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NYPD Sued for Hiding Crime Statistics


The New York Civil Liberties Union has sued the New York Police Department for refusing to release internal audits of a Brooklyn precinct, saying the reports are essential to show whether the department has manipulated its crime statistics to make them appear more favorable.

In recent years, the NYPD has come under fire by critics who claim that it downgrades felonies in its crime reports or discourages people from filing complaints in the first place in order to improve its crime statistics. In January 2011, Police Commissioner Raymond Kelly appointed three former federal prosecutors to review the department’s crime-reporting system.

According to the NYCLU’s lawsuit, which was filed Friday, Kelly also has asserted that regular internal audits performed to assess its precincts show that no significant problems in crime reporting exist.

Shortly after Kelly appointed the panel of former prosecutors, the NYCLU filed a Freedom of Information Law request, seeking copies of all audits since 2000. The request specifically sought audits of the 81st Precinct in Brooklyn, which “has been the center of a scandal involving quotas being imposed on police officers,” according to the complaint.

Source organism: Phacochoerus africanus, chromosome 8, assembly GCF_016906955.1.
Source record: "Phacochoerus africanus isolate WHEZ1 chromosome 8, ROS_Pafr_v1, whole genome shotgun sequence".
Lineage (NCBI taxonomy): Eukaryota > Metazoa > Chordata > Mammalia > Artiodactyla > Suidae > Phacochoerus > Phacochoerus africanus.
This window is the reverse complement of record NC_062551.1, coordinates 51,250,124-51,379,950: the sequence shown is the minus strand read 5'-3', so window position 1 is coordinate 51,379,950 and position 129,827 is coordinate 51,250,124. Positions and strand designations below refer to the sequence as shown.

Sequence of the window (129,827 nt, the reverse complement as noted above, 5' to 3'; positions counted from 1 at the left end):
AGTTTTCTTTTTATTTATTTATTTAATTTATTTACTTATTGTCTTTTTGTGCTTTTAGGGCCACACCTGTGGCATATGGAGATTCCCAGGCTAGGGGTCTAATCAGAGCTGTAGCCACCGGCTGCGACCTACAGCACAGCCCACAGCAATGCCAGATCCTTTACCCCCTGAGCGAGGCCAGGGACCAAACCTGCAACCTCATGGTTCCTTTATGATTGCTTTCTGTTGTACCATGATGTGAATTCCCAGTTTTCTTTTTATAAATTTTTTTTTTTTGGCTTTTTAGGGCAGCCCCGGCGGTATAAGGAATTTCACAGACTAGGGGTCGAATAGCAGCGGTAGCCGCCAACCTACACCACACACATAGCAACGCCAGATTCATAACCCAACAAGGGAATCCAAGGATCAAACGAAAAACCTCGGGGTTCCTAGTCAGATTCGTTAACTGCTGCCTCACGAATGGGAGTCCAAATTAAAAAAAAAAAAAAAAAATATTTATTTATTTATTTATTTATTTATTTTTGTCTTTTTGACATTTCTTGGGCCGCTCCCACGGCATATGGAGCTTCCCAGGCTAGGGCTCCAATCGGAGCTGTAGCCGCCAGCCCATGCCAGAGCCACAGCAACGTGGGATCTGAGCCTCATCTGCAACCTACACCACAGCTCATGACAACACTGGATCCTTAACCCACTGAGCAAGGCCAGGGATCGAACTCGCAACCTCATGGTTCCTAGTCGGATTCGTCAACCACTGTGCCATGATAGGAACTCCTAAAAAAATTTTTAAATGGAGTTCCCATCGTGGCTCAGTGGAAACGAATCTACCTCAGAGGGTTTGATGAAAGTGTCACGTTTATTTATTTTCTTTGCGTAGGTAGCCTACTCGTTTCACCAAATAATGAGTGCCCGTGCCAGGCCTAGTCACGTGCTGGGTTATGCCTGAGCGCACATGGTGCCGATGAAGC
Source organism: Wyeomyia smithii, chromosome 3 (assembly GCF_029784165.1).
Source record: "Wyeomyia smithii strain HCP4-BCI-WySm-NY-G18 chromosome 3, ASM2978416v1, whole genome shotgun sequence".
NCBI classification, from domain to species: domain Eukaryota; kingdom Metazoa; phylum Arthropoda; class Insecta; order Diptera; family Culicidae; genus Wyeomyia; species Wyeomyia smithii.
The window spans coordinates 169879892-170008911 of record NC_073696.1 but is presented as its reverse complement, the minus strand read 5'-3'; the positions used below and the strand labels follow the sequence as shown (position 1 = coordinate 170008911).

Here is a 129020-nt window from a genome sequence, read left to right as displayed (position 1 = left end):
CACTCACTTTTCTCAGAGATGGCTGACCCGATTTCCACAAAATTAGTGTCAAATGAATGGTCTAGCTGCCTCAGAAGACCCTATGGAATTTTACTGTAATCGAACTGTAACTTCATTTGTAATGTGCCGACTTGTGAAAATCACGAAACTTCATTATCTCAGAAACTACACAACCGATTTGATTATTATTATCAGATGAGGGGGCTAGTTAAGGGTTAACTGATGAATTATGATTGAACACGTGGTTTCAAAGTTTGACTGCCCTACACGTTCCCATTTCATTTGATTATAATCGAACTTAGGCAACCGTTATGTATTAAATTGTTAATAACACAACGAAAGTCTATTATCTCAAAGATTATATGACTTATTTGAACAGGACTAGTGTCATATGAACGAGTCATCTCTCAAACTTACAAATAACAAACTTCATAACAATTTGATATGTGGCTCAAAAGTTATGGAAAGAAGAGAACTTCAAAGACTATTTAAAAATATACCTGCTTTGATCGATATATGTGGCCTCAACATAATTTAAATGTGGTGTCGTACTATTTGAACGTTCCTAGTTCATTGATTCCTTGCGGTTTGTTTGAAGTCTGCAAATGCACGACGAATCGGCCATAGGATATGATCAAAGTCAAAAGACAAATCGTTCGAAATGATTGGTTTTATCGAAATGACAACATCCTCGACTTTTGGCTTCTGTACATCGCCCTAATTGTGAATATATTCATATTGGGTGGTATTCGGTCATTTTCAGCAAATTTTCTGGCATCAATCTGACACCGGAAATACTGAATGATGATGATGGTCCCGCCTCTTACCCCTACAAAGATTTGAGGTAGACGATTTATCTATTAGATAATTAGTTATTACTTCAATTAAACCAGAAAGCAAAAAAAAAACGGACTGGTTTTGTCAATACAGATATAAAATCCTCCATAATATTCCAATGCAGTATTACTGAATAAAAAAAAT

In July 2011, the NYPD handed over audits of all commands except those of the 81st Precinct. In denying a subsequent NYCLU request seeking the missing audits, the department asserted among other things that classification of crimes in the 81st Precinct is the subject of an ongoing investigation and that releasing the audits could compromise the investigation.

“The NYPD’s denial is insufficient on its face with respect to its effort to invoke FOIL’s law-enforcement exemption to withhold the audits of the 81st Precinct,” the NYCLU wrote in its complaint. “The mere fact that the audits are being reviewed as part of an ongoing investigation is not a basis for withholding them under FOIL’s law-enforcement exemption.”

The NYCLU also noted that the review panel has yet to release any findings. The NYPD had initially given the panel three to six months to finish its work, according to news reports at the time.

The NYPD public information office did not immediately comment Monday on the lawsuit.


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